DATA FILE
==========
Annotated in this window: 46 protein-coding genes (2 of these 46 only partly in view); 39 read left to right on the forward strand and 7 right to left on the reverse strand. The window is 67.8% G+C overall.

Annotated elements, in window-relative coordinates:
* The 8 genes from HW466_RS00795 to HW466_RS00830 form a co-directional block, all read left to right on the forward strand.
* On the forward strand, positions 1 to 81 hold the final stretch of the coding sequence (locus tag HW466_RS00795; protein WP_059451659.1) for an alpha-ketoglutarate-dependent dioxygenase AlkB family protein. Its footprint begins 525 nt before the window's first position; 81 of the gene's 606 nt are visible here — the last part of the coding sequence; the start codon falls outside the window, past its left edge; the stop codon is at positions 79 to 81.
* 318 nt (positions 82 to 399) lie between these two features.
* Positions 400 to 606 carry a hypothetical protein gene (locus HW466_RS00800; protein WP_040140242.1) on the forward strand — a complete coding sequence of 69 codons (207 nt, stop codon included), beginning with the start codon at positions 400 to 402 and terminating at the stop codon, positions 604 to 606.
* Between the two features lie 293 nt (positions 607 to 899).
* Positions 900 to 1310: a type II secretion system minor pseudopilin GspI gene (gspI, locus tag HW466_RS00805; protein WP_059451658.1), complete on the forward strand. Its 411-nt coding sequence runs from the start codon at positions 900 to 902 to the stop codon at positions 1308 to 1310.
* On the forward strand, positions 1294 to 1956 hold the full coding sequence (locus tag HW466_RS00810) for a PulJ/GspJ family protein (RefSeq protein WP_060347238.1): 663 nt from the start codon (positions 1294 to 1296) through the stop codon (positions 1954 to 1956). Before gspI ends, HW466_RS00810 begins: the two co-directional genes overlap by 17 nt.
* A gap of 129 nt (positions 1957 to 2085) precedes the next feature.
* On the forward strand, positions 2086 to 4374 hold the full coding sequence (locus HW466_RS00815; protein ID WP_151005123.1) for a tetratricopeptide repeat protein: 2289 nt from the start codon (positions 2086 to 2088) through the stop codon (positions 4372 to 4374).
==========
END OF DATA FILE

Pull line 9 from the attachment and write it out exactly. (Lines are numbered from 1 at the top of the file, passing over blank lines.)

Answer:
* On the forward strand, positions 1294 to 1956 hold the full coding sequence (locus tag HW466_RS00810) for a PulJ/GspJ family protein (RefSeq protein WP_060347238.1): 663 nt from the start codon (positions 1294 to 1296) through the stop codon (positions 1954 to 1956). Before gspI ends, HW466_RS00810 begins: the two co-directional genes overlap by 17 nt.